You know the scenario: you meet another romance fan and discuss your favorite sub-genres and tropes. And then comes the million dollar question: “Which one is your favorite?”
My immediate response, 98% of the time, is “Lisa Kleypas,” followed by, “Have you read any of her earlier romances, before the Wallflowers or Hathaways?”
These early Lisa Kleypas romances—she's written 29 of them!—are excellent recommendations for first-time historical romance readers as they are filled with:
1 – Sexy parts. What I like to call “Goldilocks” sex scenes: Not too hot, not too cold. Just right!
2 – Alpha heroes. Strong, passionate, handsome, and protective.
3 – Great heroines. She looks out for herself and loved ones, and she likes to make her own choices. Definitely not a push-over.
4 – Quintessential HEAs that we see in the majority of romances. (Spoiler: Conflict is resolved and there is a wedding. And possibly a visit from the stork…)
Lisa Kleypas's books also make perfect historical training wheels that keep you safely balanced while giving you a rush of excitement. Here is a brief look at some of her earlier works:
Where Dreams Begin
This romance has the “widowed-heroine” trope: We watch Holly overcome the loss of her husband as she falls in love with Zach, a prize fighter with a heart of gold. The hero and heroine deserve each other so perfectly in this one because they’re both lonely and sitting on the “outer-edges” of the ton. This one is heartwarming and sweet—keep the tissues within reach.
Then he raised her enough to whisper in her ear, and while his voice was tender, his words were savage. “You're my woman, and no man or God or ghost will ever take you from me.” – Zach Bronson, Where Dreams Begin
She’s an aspiring writer (and almost thirty—which is rare for historical heroines) who orders a male prostitute for her birthday. Or so she THINKS! They fall in love. She finds out he’s WAY younger than her. Conflict occurs. Conflict is resolved. The hero becomes the “husband who encouraged her to do exactly as she pleased.”
No one had ever said such things to her before. People were intimidated by her self-possession and no-nonsense demeanor. No man would ever dream of calling her adorable, sweet, darling... and certainly no one had ever made her feel that way. – Suddenly You
Bow Street Runner Series (Someone To Watch Over Me, Lady Sophia’s Lover, Worth Any Price)
This series is our first glimpse that proves Kleypas does the “group of characters” development extremely well. There’s a bit of historical intrigue, and the heroines—in danger for mysterious reasons—need the help of the Bow Street Runners. (Think super-sexy historical detectives with a small dose of historical action and a lot of steamy romance.) Worth Any Price also won the 2004 RITA for Best Short Historical Romance.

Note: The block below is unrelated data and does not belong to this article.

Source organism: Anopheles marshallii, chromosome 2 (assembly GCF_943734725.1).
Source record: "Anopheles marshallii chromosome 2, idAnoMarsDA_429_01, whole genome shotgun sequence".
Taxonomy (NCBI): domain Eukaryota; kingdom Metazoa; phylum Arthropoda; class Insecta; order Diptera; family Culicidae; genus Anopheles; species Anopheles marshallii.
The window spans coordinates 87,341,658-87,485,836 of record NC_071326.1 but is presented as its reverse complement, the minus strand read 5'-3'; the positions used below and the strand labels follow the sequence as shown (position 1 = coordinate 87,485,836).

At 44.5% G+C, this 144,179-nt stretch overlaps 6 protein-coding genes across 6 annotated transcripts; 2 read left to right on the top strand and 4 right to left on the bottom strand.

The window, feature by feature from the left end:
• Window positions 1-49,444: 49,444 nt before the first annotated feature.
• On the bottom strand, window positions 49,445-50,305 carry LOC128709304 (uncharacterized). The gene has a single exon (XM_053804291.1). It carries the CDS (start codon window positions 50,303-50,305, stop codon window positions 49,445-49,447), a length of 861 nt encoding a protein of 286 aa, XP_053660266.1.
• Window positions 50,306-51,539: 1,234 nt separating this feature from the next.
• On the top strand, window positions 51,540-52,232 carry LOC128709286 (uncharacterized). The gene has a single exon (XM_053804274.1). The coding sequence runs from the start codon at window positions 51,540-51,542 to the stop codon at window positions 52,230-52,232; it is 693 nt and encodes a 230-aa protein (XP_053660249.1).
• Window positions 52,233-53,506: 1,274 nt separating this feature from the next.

Because You’re Mine
The young heroine doesn’t want to marry the crusty old miser, so she tosses her reputation out the window and throws herself at the studly infamous womanizer. It’s a bit fun watching her plans backfire as she realizes he’s actually a sensitive tortured-soul. She thought it was just a scheme, but it blossoms into a desperate need for love.
“You deserve someone better than me. Someone young and idealistic…someone who can experience things for the first time along with you. I'm not always kind, and I have more faults than I'd care to name. All I can promise is that I'll want you until my last breath.” – Logan Scott, Because You’re Mine
Then Came You
No wussies here—this one has a uniquely strong heroine. She doesn't want marriage and he does. She’s overly dramatic and stubborn, while he is reserved and stoic. It's another one of Kleypas's Old Skool classics. I usually give a warning: this one has a few intense argument scenes, but the character development (including the drama that goes back and forth) is golden.
“I want to give you whatever elusive, impossible, goddamned mysterious thing it is you need in order to be happy. Does that frighten you? Well, it frightens the hell out of me. Don't you think I'd stop feeling this way if I could? It's not as if you're the easiest woman in the world to–” He checked himself suddenly. – Lord Alex Raiford, checking himself in Then Came You
Stranger in My Arms
Another dark, angsty mystery. Her jerk husband dies at sea (or does he?) and the loving man who returns claims to be her husband. The hero knows secret things that only she and her husband know…is this awesome husband-hero a changed man or a pervy imposter? (This one is also similar to the movie Sommersby with Richard Gere and Jodie Foster.)
How long would it take for her to accept him? What the devil would she require? If only she would assign him some herculean task for him to accomplish and prove himself. Tell me what to do, he thought, emitting a slight groan, and by God, I'll do it ten times over. – Stranger in My Arms
Dreaming of You (of Derek Craven fame) is always an outstanding recommendation. It is arguably one of the most-treasured Kleypas historicals in all of Romancelandia. We could make a drinking game for every time we see him (or one of the Wallflower/Hathaway heroes) on a reader’s “My Top Romance Boyfriends” List. And while you can always run back to Derek, Cam, or St. Vincent, try picking one of the above mentioned books for a new adventure.
Which Kleypas novel is your favorite? Or do you have a Kleypas historical that never lets you down? Have you read an earlier Kleypas?
Jena Briars is a California girl living in D.C., feeding her brain one romance novel at a time...When she's not busy at work, or being distracted (sometimes ambushed) by her cat, she reviews romances on her website Throughout the Pages.